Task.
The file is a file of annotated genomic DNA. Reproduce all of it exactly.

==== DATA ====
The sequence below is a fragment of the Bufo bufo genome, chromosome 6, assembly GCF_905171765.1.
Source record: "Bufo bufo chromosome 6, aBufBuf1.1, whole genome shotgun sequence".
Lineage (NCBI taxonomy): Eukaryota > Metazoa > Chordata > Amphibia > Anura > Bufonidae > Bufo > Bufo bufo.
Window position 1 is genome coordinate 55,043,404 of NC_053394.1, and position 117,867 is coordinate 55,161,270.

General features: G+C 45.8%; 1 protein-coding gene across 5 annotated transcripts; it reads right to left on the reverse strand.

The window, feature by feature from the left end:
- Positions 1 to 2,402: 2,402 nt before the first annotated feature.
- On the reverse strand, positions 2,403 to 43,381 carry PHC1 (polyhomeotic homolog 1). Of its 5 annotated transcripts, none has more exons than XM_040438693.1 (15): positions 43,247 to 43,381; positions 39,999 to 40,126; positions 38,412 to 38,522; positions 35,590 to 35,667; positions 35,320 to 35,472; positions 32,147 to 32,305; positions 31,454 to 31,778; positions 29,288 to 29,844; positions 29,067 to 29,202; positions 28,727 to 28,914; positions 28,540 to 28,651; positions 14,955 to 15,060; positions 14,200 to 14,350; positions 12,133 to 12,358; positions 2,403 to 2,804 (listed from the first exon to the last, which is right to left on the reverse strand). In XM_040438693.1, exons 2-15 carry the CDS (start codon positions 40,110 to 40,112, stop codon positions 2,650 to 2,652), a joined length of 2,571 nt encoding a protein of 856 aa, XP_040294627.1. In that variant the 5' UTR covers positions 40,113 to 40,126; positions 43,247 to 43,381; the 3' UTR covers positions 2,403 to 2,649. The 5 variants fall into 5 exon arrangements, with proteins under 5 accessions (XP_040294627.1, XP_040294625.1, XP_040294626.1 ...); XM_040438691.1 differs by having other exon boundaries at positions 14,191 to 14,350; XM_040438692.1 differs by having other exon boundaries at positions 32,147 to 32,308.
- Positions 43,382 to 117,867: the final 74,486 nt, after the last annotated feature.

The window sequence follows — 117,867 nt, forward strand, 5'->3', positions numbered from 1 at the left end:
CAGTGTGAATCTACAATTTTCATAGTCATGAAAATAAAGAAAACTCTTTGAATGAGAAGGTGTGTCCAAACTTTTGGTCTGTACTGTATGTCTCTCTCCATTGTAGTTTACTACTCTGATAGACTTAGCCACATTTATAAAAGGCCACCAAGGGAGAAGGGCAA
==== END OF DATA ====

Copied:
The sequence below is a fragment of the Bufo bufo genome, chromosome 6, assembly GCF_905171765.1.
Source record: "Bufo bufo chromosome 6, aBufBuf1.1, whole genome shotgun sequence".
Lineage (NCBI taxonomy): Eukaryota > Metazoa > Chordata > Amphibia > Anura > Bufonidae > Bufo > Bufo bufo.
Window position 1 is genome coordinate 55,043,404 of NC_053394.1, and position 117,867 is coordinate 55,161,270.

General features: G+C 45.8%; 1 protein-coding gene across 5 annotated transcripts; it reads right to left on the reverse strand.

The window, feature by feature from the left end:
- Positions 1 to 2,402: 2,402 nt before the first annotated feature.
- On the reverse strand, positions 2,403 to 43,381 carry PHC1 (polyhomeotic homolog 1). Of its 5 annotated transcripts, none has more exons than XM_040438693.1 (15): positions 43,247 to 43,381; positions 39,999 to 40,126; positions 38,412 to 38,522; positions 35,590 to 35,667; positions 35,320 to 35,472; positions 32,147 to 32,305; positions 31,454 to 31,778; positions 29,288 to 29,844; positions 29,067 to 29,202; positions 28,727 to 28,914; positions 28,540 to 28,651; positions 14,955 to 15,060; positions 14,200 to 14,350; positions 12,133 to 12,358; positions 2,403 to 2,804 (listed from the first exon to the last, which is right to left on the reverse strand). In XM_040438693.1, exons 2-15 carry the CDS (start codon positions 40,110 to 40,112, stop codon positions 2,650 to 2,652), a joined length of 2,571 nt encoding a protein of 856 aa, XP_040294627.1. In that variant the 5' UTR covers positions 40,113 to 40,126; positions 43,247 to 43,381; the 3' UTR covers positions 2,403 to 2,649. The 5 variants fall into 5 exon arrangements, with proteins under 5 accessions (XP_040294627.1, XP_040294625.1, XP_040294626.1 ...); XM_040438691.1 differs by having other exon boundaries at positions 14,191 to 14,350; XM_040438692.1 differs by having other exon boundaries at positions 32,147 to 32,308.
- Positions 43,382 to 117,867: the final 74,486 nt, after the last annotated feature.

The window sequence follows — 117,867 nt, forward strand, 5'->3', positions numbered from 1 at the left end:
CAGTGTGAATCTACAATTTTCATAGTCATGAAAATAAAGAAAACTCTTTGAATGAGAAGGTGTGTCCAAACTTTTGGTCTGTACTGTATGTCTCTCTCCATTGTAGTTTACTACTCTGATAGACTTAGCCACATTTATAAAAGGCCACCAAGGGAGAAGGGCAA